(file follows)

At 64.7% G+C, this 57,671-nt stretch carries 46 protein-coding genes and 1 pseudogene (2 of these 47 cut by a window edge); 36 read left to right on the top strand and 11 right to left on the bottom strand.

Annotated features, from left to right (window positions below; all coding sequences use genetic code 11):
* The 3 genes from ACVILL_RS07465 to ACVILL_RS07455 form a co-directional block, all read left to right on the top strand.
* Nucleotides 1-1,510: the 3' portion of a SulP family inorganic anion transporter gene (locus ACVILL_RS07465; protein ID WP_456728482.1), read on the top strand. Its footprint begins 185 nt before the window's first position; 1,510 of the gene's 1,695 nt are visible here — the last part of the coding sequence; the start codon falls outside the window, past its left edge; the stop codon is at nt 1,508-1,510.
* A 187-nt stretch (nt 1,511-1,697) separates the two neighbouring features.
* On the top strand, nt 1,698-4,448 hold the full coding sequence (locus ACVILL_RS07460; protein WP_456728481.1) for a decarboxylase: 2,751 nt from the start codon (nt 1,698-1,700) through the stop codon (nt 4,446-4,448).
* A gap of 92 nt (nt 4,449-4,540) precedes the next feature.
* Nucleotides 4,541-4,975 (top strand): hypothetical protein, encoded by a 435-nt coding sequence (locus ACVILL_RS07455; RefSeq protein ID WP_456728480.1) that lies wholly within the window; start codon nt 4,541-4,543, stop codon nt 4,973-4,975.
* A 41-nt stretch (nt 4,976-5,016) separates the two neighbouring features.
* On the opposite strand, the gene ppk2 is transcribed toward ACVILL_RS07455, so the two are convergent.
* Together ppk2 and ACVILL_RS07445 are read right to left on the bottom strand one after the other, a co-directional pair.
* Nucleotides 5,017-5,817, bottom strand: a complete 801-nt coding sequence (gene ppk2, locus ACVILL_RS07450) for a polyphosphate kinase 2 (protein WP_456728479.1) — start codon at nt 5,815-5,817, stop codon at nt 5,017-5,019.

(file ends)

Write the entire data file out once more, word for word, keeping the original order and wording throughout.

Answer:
At 64.7% G+C, this 57,671-nt stretch carries 46 protein-coding genes and 1 pseudogene (2 of these 47 cut by a window edge); 36 read left to right on the top strand and 11 right to left on the bottom strand.

Annotated features, from left to right (window positions below; all coding sequences use genetic code 11):
* The 3 genes from ACVILL_RS07465 to ACVILL_RS07455 form a co-directional block, all read left to right on the top strand.
* Nucleotides 1-1,510: the 3' portion of a SulP family inorganic anion transporter gene (locus ACVILL_RS07465; protein ID WP_456728482.1), read on the top strand. Its footprint begins 185 nt before the window's first position; 1,510 of the gene's 1,695 nt are visible here — the last part of the coding sequence; the start codon falls outside the window, past its left edge; the stop codon is at nt 1,508-1,510.
* A 187-nt stretch (nt 1,511-1,697) separates the two neighbouring features.
* On the top strand, nt 1,698-4,448 hold the full coding sequence (locus ACVILL_RS07460; protein WP_456728481.1) for a decarboxylase: 2,751 nt from the start codon (nt 1,698-1,700) through the stop codon (nt 4,446-4,448).
* A gap of 92 nt (nt 4,449-4,540) precedes the next feature.
* Nucleotides 4,541-4,975 (top strand): hypothetical protein, encoded by a 435-nt coding sequence (locus ACVILL_RS07455; RefSeq protein ID WP_456728480.1) that lies wholly within the window; start codon nt 4,541-4,543, stop codon nt 4,973-4,975.
* A 41-nt stretch (nt 4,976-5,016) separates the two neighbouring features.
* On the opposite strand, the gene ppk2 is transcribed toward ACVILL_RS07455, so the two are convergent.
* Together ppk2 and ACVILL_RS07445 are read right to left on the bottom strand one after the other, a co-directional pair.
* Nucleotides 5,017-5,817, bottom strand: a complete 801-nt coding sequence (gene ppk2, locus ACVILL_RS07450) for a polyphosphate kinase 2 (protein WP_456728479.1) — start codon at nt 5,815-5,817, stop codon at nt 5,017-5,019.